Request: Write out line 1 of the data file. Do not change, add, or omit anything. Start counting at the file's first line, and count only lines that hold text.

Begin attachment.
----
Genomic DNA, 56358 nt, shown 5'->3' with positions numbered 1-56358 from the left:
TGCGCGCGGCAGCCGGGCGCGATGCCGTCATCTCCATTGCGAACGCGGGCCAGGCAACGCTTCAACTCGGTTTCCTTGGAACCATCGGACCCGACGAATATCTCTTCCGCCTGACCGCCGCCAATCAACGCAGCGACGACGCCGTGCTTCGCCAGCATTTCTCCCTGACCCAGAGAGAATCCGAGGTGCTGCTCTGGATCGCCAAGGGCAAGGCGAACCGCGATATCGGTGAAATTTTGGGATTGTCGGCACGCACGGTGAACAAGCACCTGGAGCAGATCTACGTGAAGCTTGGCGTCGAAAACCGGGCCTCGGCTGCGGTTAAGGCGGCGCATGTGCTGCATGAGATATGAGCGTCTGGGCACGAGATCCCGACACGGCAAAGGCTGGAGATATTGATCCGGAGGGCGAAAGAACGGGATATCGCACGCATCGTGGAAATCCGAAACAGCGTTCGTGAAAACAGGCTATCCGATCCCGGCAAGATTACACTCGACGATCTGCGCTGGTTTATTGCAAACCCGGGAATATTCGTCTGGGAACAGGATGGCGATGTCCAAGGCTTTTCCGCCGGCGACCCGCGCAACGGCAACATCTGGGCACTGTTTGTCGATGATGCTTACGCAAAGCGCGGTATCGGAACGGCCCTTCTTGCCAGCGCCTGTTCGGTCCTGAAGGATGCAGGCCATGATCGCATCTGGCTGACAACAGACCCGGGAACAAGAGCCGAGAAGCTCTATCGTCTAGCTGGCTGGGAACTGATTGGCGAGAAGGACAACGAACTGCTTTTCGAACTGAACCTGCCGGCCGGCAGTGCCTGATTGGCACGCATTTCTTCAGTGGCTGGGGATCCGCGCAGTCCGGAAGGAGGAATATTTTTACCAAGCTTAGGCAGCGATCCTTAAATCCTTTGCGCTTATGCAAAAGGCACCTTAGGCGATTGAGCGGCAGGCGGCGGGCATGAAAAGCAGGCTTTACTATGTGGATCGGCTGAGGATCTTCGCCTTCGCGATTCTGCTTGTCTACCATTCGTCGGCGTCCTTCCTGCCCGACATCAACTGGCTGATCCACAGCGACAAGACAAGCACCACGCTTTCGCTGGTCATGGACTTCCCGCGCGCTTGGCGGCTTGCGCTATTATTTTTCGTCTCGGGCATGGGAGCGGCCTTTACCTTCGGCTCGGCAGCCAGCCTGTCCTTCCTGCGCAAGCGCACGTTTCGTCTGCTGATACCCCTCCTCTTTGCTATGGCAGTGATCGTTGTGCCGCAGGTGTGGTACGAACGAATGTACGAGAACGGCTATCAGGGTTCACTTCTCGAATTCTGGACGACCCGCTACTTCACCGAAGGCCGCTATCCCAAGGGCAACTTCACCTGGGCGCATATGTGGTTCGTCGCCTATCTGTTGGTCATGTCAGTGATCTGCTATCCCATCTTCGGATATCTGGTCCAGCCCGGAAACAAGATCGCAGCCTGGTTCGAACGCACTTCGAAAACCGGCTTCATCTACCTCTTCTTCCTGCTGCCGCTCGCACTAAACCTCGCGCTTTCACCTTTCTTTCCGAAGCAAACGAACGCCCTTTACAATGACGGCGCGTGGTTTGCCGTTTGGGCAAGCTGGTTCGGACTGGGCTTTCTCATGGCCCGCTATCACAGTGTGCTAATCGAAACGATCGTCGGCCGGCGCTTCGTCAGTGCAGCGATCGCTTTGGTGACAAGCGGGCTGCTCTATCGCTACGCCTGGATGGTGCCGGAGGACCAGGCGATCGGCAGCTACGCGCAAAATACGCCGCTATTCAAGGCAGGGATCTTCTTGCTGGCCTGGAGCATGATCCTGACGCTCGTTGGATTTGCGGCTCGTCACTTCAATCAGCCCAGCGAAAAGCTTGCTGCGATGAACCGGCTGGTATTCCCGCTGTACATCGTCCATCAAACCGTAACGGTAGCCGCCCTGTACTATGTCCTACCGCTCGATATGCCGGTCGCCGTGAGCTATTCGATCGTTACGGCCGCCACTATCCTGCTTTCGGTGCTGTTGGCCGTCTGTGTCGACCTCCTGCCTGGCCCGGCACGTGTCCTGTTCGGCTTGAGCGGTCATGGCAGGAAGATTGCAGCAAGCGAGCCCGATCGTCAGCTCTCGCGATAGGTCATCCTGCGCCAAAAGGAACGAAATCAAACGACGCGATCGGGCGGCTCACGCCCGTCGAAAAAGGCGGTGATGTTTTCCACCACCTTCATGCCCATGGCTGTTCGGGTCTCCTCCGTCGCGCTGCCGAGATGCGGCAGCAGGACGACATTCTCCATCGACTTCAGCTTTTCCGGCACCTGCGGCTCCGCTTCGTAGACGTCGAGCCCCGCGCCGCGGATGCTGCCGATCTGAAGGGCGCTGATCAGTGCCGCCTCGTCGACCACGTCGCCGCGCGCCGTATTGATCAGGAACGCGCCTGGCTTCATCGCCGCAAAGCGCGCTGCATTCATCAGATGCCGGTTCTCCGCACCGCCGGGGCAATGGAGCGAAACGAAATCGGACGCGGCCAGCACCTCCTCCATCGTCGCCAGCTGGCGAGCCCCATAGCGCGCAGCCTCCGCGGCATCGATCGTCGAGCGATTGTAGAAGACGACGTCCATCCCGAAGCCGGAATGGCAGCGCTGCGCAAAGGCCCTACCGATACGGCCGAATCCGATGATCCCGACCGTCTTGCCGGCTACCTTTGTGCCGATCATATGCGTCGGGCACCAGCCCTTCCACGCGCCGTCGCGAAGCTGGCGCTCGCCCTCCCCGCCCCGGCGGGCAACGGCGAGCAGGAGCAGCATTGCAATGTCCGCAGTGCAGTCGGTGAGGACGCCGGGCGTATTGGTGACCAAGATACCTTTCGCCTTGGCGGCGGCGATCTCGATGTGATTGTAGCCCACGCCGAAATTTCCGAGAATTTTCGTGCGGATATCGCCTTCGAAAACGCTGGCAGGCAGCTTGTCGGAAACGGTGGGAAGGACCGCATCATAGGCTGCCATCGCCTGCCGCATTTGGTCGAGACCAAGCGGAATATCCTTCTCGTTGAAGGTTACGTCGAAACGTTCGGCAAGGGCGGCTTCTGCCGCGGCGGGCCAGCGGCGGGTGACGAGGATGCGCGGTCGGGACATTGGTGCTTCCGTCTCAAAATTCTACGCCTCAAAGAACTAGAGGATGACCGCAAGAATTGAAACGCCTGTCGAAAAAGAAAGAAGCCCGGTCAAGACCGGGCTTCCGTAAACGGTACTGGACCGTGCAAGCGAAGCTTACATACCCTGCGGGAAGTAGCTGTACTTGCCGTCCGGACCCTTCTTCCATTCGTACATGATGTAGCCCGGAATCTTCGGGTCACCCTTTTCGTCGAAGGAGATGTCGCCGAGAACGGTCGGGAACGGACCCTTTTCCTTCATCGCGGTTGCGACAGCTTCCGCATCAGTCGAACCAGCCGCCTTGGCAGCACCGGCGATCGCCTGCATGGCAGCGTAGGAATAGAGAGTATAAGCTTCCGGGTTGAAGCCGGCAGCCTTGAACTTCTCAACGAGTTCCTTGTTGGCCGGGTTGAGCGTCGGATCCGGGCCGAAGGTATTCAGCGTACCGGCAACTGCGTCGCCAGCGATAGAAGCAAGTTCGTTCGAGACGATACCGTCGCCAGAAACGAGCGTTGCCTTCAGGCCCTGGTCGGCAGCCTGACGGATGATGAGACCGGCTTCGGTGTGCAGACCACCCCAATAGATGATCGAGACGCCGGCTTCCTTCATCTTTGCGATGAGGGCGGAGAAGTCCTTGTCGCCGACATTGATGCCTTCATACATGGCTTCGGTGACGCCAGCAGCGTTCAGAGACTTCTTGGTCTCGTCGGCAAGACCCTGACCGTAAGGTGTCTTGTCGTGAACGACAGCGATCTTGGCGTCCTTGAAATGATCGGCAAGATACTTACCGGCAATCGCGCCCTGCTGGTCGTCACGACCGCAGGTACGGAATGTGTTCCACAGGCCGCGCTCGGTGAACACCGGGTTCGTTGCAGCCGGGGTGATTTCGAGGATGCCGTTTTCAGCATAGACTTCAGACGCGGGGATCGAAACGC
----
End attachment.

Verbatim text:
Genomic DNA, 56358 nt, shown 5'->3' with positions numbered 1-56358 from the left: